Q: Two friends and I stopped at a Howard Johnson's for breakfast. The waitress immediately brought menus and water. After taking our orders, she brought us a pitcher of coffee.

When we ran out of coffee, the waitress was attending a table behind us, and I called respectfully, "Ma'am." When she came over, I politely asked, "May we have some more coffee, please?"

She brought it right away, and I responded, "Thank you."

One of my friends reprimanded me for:

1. Calling the waitress "ma'am" instead of "miss." He said "ma'am" was giving the waitress too much authority and respect.

2. Telling the waitress "thank you." He said that is their job, and you're not supposed to thank them.

I say he's wrong on both counts, although perhaps I should have called her "miss" because she appeared (after closer scrutiny) to be a younger woman.

Who's right?

A: Your friend does not have a license to give etiquette lessons. Miss Manners' union does not admit people whose intention is to diminish the amount of politeness in the world.

He is certainly wrong on count two. Thanking people for services is one of the chief signs of good manners.

As for count one, his explanation is wrong, although his information is correct. In a democracy, we do not apportion respect according to one's employment.

However, we also should be able to separate the individual from the role. Who the waitress is, or how old, is not the point. You address her as "waitress," or the less satisfactory "miss," and a male in that role as "waiter," because you are dealing with them only in that function.

Should that person show up as a customer at your place of employment, you would use the term "ma'am" or "sir," because that is the form we use to indicate the dignified deference associated with willingness to perform a service for someone else.

Q: At my daughter's wedding, my husband's parents were seated in the row behind the bride's parents, as they were the first to arrive.

Next came my former parents-in-law, who were seated directly behind them.

Just before the ceremony, during the soloist's performance, my former mother-in-law left her seat, confronted my husband's parents in a loud voice for all to hear clearly, saying that since they were not "real grandparents" they should not be seated where they were and must move.

To avoid embarrassing my daughter and guests by creating a further scene, they graciously moved back.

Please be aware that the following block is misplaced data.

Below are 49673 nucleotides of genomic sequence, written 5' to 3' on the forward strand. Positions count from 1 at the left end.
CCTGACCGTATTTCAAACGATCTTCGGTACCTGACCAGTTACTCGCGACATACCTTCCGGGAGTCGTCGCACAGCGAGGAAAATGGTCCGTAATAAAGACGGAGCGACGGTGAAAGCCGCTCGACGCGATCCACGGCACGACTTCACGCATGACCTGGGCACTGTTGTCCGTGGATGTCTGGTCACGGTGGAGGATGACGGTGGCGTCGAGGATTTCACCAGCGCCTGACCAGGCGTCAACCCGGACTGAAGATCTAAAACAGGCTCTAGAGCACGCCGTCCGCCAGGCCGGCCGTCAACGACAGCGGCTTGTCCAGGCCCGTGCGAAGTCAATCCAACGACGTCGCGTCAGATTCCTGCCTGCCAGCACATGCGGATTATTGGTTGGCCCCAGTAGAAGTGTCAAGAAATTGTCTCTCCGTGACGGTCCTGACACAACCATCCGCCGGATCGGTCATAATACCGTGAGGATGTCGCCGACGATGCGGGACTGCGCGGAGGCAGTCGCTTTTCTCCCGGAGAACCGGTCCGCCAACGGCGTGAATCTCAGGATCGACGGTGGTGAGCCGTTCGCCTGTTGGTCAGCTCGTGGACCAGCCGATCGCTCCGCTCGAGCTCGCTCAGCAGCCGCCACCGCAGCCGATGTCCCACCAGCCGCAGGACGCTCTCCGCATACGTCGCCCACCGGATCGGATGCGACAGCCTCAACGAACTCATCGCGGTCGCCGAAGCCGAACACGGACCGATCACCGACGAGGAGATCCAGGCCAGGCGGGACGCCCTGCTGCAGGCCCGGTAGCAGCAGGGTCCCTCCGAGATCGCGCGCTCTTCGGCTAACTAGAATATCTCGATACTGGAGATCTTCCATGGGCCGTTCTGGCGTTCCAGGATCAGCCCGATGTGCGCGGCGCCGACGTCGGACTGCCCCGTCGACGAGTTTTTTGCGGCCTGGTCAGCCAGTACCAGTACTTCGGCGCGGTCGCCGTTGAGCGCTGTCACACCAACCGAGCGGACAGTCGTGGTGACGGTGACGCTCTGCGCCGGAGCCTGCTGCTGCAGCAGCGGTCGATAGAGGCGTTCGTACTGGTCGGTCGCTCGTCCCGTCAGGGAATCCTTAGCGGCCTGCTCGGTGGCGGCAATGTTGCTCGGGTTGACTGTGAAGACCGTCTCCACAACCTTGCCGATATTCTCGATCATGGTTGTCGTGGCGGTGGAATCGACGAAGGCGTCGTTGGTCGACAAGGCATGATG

I feel that my dear in-laws were unduly humiliated and helpless in this situation. Neither my husband nor I was present during this incident, and we did not become aware of what happened until later.

Was the seating done properly? There was no extensive rehearsal, as this was a very informal, small gathering in a minute chapel.

I feel the usher was correct to seat them as they were, since he was told that they were grandparents of the bride and was unaware they were "step-grandparents."

I am waiting to make known my feelings regarding this until I hear from you. If this letter is made public and you have a positive reply for us, perhaps it will ease the humiliation and hurt that my dear in-laws are feeling.

If not, we can graciously acknowledge the faux pas.

A: You cannot seriously be waiting to hear whether loud insults may properly be directed, during the soloist's performance, to elderly wedding guests who other wedding guests think were improperly seated.

There is no chart in heaven showing which pew is to be occupied by grandparents and which by step-grandparents. Close relatives are merely grouped up front, behind the parents. They are not supposed to use the wedding as an opportunity to revive old feuds.

It is a sensible precaution to separate people who cannot be trusted to behave themselves, but not a rule of etiquette, because etiquette quixotically assumes that civilized people do behave themselves.

Your current in-laws, who handled the situation with extreme grace by swallowing the affront in the interest of minimizing the public scene, deserve an apology. Obviously, they are not going to get one from those rude people.

But you should long ago have lavished sympathy and praise on your present in-laws. After all, you may have already demonstrated disapproval of their tormentors by divorcing their son.

Feeling incorrect? Address your etiquette questions (in black or blue-black ink on white writing paper) to Miss Manners, in care of this newspaper.